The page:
When chemistry professors overheard students boast about rushing through chemistry labs, they knew something had to change. Learning about chemistry shouldn’t be a slog—it should be about the adventure of discovery.
Those reactions just confirmed what faculty had been grappling with for a while: the curriculum’s rudimentary instructions of canned lab experiments weren’t helping the students learn. More often than not, scientific success only comes after many starts and stops and even a few flat-out failures.
“Our chemistry curriculum was a little long in the tooth,” says Drew Brodeur. “It was not effective, and we wanted it to fit into the WPI Plan.” To do that, a committee formed two years ago to address some of the desired changes. With input from committee members Brodeur, Arne Gericke, Ron Grimm, Destin Heilman (chair), and Uma Kumar, modifications were discussed, implemented, tested, and eventually voted on and approved by department faculty.
A New Understanding
The department wanted to find a curriculum plan to keep students engaged at the bench, thinking of new ways to make experiments work, accepting and overcoming failure as part of the scientific process, making connections they didn’t understand before, and gaining a deeper appreciation for actual research. The distinctions are important to understand, says Heilman. “It’s not only about teaching them chemistry better,” he says. “It’s about teaching them how to approach science.”
But a major transformation of the curriculum for the three largest courses—Chemistry 1010 (Chemical Properties, Bonding, and Forces), Chemistry 1020 (Chemical Reactions), and Chemistry 1030 (Kinetics, Equilibrium, and Thermodynamics)—was only part of the methodology as the team discovered. Other things came into play, including registration, space, equipment, and other chemistry faculty members with whom to coordinate and negotiate.
Changing the Structure
The overhaul began with a change to an atoms-first approach, which reordered the lectures, labs, and experiments. The labs were now designed with projects as a contiguous series, so students design the experiments to advance the work. The approach required additional time and effort for the faculty, though no additional new resources. But the use of in-place resources increased.
Students now have two meetings a week instead of one, and they are in labs for six hours instead of three, so lab space is stretched to include underused lab spaces. The labs are no longer coupled with a course, so that creates software-based registration complications and headaches, but is actually easier for faculty and students. While additional lab equipment isn’t necessary, some pieces are being used more frequently, potentially creating a faster wear-out.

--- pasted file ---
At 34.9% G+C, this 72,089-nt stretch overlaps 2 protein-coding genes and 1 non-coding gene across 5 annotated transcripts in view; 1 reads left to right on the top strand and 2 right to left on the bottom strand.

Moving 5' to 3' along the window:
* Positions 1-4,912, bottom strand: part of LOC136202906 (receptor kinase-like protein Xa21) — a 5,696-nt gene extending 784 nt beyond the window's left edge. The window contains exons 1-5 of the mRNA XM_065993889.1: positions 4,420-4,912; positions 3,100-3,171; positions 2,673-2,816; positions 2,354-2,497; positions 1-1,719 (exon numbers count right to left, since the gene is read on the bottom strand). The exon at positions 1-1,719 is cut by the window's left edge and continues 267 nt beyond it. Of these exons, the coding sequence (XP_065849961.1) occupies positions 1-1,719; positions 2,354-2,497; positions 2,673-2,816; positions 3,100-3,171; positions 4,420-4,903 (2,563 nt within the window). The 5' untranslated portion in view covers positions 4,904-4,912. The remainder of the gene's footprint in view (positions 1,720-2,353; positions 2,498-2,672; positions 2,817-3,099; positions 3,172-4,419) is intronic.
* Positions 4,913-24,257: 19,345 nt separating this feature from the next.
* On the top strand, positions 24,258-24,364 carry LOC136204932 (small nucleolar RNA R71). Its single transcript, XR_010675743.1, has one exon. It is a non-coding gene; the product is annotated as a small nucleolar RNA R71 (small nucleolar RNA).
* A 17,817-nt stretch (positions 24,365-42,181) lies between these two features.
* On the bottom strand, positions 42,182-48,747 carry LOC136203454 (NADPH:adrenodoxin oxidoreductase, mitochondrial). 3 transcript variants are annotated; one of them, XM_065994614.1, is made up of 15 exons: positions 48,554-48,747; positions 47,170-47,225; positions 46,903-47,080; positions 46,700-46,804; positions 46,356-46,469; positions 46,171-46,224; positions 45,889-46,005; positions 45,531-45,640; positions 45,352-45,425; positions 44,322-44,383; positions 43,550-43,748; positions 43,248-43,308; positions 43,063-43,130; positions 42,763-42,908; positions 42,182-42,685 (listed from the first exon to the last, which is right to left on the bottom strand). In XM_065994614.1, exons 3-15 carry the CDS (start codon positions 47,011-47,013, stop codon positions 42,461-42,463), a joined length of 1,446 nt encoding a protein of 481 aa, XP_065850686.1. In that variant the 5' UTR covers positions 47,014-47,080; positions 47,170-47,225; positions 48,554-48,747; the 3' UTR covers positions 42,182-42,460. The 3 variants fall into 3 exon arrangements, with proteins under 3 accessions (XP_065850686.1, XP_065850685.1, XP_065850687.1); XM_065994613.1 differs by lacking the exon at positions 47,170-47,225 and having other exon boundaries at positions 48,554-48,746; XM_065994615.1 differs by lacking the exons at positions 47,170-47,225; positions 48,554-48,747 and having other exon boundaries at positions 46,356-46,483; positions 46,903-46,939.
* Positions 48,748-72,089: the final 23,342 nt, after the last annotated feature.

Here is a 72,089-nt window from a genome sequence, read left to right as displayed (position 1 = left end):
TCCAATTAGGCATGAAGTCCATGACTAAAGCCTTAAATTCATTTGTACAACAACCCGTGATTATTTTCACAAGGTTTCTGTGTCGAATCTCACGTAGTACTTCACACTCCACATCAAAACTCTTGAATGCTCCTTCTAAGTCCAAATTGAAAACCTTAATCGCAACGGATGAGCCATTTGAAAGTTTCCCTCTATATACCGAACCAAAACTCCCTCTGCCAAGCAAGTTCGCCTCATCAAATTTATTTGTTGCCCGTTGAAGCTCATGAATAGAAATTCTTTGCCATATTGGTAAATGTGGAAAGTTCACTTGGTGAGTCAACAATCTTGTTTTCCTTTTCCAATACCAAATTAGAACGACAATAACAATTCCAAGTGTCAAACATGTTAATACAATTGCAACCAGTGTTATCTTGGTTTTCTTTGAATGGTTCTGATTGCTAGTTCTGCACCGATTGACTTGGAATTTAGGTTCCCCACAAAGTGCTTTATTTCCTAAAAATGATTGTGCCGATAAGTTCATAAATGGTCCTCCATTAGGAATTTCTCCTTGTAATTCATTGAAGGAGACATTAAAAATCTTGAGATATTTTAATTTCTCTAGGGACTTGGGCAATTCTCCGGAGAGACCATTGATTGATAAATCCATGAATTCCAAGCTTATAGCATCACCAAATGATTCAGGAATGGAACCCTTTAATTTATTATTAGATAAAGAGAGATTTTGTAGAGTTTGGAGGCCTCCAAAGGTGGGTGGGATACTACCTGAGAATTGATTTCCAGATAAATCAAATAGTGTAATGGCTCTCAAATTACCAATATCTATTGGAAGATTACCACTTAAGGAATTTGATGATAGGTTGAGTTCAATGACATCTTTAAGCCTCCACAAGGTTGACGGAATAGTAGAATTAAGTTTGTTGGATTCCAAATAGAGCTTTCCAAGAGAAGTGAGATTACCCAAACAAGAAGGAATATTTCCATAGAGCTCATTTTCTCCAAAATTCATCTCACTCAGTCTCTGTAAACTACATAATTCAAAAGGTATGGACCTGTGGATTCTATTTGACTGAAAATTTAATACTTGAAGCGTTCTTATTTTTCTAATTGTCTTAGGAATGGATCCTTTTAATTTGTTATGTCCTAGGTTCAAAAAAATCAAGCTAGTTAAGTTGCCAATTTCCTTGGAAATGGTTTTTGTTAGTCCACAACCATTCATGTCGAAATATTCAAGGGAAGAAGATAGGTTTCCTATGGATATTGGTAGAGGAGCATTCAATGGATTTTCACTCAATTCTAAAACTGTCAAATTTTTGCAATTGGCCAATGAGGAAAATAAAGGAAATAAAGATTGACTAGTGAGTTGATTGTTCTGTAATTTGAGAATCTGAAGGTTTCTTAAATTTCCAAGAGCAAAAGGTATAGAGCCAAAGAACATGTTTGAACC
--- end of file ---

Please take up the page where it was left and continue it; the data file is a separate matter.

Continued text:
"This is less of a set curriculum and more of a platform to teach the scientific process in a chemistry context.” -- Destin Heilman
There have been adjustments along the way as students and faculty adapt to this new curriculum. Students must cope with the frustration of experimental failure and setbacks, something the previous curriculum prevented. Faculty members had to stop themselves from showing students what to do to soothe building frustration.
“[Before the changes] students were coming in and doing the protocol mindlessly,” says Heilman. “They got really good at executing protocol and leaving. So we took the protocols away. This is less of a set curriculum and more of a platform to teach the scientific process in a chemistry context.” In short, the extra effort has reaped rewards for faculty and students.
Extending the Learning Process
The benefits extend beyond classes. “I am hoping this will help them in the upper-level courses as well,” says Kumar, so students will get comfortable with not always getting the right answer. The approach also fosters collaboration. Now the faculty heard new conversations about the labs—they heard talk about how to do something and tactics that were tried. Students were talking about science, learning from each other, and not simply slogging through.
“This is a much harder way to teach, but it’s more fulfilling,” says Heilman. For students and faculty members, the new conferences and lab structures maximize the social interaction that encourages peer learning. In one instance, a team demonstrated essential creative thinking by making their own balance to weigh an unknown sample, says Kumar. Their out-of-the-box approach was impressive. “They are quite creative,” she says.
Brodeur, Heilman, and Kumar are taking the new curriculum to the American Chemical Society’s national meeting in August to explain the approach and its positive results. Heilman also discussed the changes at the Institute on Project-Based Learning this summer as well. “There’s transferability to other schools,” he says. “It doesn’t necessarily take more resources or equipment to teach chemistry this way, just more time and faculty interaction.”
Although there’s some talk about adjusting other chemistry courses in this way, there are no plans in place. For now, seeing the students gain some life experience in the labs is exciting. “I hope they will have a much better feel for a career in science and life in general,” says Brodeur, “and that time spent to success is greater than you thought.”
- By Julia Quinn-Szcesuil